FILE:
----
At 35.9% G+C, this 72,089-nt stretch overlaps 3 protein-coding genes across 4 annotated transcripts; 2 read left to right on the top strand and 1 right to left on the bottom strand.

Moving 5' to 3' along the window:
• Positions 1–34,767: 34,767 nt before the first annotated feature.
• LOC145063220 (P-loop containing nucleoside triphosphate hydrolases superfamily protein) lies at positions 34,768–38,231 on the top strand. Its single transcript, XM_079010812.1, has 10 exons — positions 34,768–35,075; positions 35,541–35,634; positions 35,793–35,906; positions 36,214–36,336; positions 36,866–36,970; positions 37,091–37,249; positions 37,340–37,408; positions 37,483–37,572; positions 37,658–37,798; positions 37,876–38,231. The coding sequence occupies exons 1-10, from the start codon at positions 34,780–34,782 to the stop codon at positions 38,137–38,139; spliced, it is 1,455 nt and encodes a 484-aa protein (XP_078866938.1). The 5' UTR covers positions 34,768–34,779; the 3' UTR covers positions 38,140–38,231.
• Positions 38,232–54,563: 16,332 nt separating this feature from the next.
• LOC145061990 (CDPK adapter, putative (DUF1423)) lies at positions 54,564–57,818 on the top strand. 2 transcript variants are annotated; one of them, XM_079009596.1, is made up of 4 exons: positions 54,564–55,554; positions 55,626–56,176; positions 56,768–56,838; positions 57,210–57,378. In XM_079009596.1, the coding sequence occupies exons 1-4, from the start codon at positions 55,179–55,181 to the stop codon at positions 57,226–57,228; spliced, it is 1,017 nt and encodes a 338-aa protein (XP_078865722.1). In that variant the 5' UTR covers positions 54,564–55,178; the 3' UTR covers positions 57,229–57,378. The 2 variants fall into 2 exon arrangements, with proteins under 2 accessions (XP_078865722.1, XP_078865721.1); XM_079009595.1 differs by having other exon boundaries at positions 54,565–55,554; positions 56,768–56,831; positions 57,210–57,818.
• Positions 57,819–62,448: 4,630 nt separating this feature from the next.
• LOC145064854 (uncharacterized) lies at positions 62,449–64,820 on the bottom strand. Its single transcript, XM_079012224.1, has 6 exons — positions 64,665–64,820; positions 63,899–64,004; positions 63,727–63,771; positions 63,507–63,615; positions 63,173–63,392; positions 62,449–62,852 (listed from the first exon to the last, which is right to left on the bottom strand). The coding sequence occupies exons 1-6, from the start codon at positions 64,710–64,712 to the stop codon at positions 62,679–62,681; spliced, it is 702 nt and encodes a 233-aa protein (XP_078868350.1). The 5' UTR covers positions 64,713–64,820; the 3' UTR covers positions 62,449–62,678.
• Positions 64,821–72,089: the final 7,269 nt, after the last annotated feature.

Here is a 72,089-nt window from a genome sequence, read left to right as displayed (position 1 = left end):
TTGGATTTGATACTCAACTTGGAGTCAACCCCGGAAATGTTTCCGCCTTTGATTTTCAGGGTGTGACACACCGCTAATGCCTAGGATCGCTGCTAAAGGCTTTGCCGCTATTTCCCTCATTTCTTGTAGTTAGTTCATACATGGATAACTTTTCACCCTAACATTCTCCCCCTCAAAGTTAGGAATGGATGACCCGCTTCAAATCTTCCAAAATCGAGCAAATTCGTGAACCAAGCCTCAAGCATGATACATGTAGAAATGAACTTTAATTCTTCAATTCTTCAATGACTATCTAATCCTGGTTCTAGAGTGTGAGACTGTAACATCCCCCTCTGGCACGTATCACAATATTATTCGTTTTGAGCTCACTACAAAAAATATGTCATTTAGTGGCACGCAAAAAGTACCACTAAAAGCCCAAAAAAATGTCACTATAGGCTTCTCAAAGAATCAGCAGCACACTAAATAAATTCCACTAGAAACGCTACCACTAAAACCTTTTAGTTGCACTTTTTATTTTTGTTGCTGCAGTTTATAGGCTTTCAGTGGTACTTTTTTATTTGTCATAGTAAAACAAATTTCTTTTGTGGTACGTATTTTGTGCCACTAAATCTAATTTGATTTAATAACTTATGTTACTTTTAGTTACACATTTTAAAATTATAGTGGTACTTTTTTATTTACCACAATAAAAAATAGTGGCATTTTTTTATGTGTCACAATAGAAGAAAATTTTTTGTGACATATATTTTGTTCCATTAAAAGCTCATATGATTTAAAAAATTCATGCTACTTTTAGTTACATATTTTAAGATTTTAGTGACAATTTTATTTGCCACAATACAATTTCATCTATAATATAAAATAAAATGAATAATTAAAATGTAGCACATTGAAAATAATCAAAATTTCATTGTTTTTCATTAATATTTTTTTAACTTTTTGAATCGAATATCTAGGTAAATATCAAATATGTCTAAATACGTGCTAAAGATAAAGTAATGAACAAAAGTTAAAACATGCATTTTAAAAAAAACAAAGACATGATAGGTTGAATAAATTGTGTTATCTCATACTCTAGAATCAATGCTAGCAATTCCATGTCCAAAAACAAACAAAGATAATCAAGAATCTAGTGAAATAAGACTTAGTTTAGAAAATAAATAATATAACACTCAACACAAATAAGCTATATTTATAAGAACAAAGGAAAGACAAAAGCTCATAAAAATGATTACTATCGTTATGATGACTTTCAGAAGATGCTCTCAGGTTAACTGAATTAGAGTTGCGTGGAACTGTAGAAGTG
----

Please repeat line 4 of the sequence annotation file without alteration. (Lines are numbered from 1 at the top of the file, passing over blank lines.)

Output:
• LOC145063220 (P-loop containing nucleoside triphosphate hydrolases superfamily protein) lies at positions 34,768–38,231 on the top strand. Its single transcript, XM_079010812.1, has 10 exons — positions 34,768–35,075; positions 35,541–35,634; positions 35,793–35,906; positions 36,214–36,336; positions 36,866–36,970; positions 37,091–37,249; positions 37,340–37,408; positions 37,483–37,572; positions 37,658–37,798; positions 37,876–38,231. The coding sequence occupies exons 1-10, from the start codon at positions 34,780–34,782 to the stop codon at positions 38,137–38,139; spliced, it is 1,455 nt and encodes a 484-aa protein (XP_078866938.1). The 5' UTR covers positions 34,768–34,779; the 3' UTR covers positions 38,140–38,231.